1. Please take 30 seconds to register your free account to remove most ads, post topics, make friends, earn reward points at our store, and more!  
    TalkBass.com has been uniting the low end since 1998.  Join us! :)

Scale Help

Discussion in 'General Instruction [BG]' started by UzzA, Sep 24, 2002.

  1. UzzA


    Mar 29, 2002
    Hey everyone,
    Can anyone help me incorporate scales into my basslines? I mean i know most of the scales (i usually just play them from the root up then down again) But how can i use this knowledge to help me write basslines? Currently i use appregios to come up with some basslines with my band but i think it limits me as a bassist. Sorry if this question is extremly stupid!

    Any helps great,
  2. kirbywrx

    kirbywrx formerly James Hetfield

    Jul 27, 2000
    Melbourne, Australia.
    This is something i also would like to know, so i hope you dont mind if i subscribe ;)
  3. Now I'm no music expert, but when I make up a bassline, I usually use chord appreggios but throw in some stuff from others parts of the scale. In other words, I use just about any note in the scale, but the main focus of my line are the notes that make up the chord.
  4. TJC


    Jun 28, 2002
    Los Angeles
    As I understand it, the 1,3,7 (and sometimes 5) of a scale define the type of chord that you are playing (major, minor, dominant, ...) while the other notes in that scale or mode can add color or 'seasoning' to that chord. Of course it's important that you are always listening to what is going on around you in deciding which color tones to throw in.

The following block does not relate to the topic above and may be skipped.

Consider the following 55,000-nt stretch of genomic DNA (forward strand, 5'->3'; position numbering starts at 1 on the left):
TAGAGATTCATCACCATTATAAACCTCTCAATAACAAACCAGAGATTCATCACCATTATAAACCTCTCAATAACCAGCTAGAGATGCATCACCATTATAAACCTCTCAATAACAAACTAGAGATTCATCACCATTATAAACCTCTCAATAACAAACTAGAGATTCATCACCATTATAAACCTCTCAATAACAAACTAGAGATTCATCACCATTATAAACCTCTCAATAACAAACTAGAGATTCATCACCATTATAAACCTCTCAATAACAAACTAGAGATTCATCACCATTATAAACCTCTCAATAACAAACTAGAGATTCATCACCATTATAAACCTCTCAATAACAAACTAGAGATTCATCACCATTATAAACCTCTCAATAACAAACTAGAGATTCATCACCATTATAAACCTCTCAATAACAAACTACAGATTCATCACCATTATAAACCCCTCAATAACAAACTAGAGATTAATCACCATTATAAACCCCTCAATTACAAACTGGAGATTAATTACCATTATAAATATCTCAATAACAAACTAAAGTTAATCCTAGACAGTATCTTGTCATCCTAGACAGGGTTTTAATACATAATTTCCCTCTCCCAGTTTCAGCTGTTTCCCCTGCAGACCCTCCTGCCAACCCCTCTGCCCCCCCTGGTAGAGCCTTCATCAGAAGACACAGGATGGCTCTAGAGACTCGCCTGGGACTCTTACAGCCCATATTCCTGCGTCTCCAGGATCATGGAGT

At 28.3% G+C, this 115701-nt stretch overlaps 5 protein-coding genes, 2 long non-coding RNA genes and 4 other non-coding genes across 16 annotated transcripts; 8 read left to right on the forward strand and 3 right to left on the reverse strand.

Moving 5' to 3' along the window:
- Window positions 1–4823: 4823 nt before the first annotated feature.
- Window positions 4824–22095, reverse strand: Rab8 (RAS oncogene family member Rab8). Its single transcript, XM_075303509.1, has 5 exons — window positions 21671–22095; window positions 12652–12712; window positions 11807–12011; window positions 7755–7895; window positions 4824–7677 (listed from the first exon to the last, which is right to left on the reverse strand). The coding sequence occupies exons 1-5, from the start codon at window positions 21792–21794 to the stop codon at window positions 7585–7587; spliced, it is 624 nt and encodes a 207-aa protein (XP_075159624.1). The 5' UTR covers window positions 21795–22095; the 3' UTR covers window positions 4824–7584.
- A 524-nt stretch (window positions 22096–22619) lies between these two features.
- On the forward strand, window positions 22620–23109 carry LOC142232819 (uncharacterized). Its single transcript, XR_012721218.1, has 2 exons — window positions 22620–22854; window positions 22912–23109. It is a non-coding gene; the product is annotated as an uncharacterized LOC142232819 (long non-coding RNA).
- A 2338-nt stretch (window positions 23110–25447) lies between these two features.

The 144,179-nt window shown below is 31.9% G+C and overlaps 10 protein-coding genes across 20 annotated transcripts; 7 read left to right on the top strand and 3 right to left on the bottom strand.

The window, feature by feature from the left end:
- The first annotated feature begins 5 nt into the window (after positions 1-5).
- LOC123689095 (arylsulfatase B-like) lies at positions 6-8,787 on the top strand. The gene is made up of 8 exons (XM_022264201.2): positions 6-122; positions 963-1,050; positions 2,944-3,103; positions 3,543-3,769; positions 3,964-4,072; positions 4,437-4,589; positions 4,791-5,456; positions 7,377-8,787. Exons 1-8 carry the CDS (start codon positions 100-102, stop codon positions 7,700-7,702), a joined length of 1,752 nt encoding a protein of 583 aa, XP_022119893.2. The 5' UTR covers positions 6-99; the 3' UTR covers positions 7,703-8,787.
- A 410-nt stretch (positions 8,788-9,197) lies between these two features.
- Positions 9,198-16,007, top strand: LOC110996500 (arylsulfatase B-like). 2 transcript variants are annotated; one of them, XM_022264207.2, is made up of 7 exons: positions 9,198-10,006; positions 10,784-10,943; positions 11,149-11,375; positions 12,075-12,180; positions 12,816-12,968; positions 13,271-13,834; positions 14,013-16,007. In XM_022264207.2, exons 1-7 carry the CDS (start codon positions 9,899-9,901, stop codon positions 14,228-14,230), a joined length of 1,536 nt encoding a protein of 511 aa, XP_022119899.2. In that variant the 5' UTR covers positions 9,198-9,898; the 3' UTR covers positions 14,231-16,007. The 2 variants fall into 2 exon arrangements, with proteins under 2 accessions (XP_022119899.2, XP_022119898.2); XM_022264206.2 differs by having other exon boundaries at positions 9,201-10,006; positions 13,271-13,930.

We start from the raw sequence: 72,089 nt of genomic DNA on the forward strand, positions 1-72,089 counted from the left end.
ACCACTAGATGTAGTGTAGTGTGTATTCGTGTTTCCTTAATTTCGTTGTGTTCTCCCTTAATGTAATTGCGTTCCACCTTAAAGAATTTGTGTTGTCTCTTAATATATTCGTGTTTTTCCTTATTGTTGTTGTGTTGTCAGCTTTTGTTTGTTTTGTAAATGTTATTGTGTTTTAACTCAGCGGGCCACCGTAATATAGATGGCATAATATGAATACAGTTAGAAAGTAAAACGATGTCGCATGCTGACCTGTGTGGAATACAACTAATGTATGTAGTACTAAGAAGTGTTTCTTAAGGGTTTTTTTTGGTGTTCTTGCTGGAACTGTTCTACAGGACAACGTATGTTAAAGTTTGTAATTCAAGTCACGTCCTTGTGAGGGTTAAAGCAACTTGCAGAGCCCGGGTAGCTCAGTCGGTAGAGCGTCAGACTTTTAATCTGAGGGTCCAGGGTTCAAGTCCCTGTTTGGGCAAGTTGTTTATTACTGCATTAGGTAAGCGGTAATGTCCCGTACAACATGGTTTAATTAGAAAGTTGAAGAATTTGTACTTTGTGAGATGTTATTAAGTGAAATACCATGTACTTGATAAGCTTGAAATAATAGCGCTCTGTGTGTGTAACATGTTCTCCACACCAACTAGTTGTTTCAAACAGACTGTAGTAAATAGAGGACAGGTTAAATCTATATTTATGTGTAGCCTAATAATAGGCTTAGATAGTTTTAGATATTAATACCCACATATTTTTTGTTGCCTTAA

5. UzzA


    Mar 29, 2002
    Ok, now i understand you can use scales to spice up apregiated (sp?) basslines. But what if you dont have any chords to work with and you wanna come up with a line from scratch what do you? Do you just pick random notes from the scale and cross your fingers and hope it sounds good?
  6. StrudelBass


    Jul 6, 2002
    Don't HOPE it sounds good. Make it so it sounds good and doesn't make your ears bleed 10 gallons of blood.
  7. UzzA


    Mar 29, 2002
    Lol, but seriously when your playing random notes out of scales is there any rules that apply? When i try to improvise on a given scale it seems like i jump around too much............... it just doesnt sound right. Oh well, looks like i need to practice ALOT more. My band keeps on telling me the all my bass lines sound the same. I some what agree, the reason why they sound the same is they play the same chord progressions over and over and................ you get the point. The reason why i ask so much about scales is i learned them and dont know what to do with them. now im needing to look in scales because just playing the root (and the 3rd or 5th leading into the next chord) can be boring somtimes! There are many bassist that just play the straight root but thats just not me. Im hoping learning scales can help me add solos fills and ect. to my basslines. Like i said i guess i need to practise.

    (Warning: Probably half of what i wrote doesnt make any scence)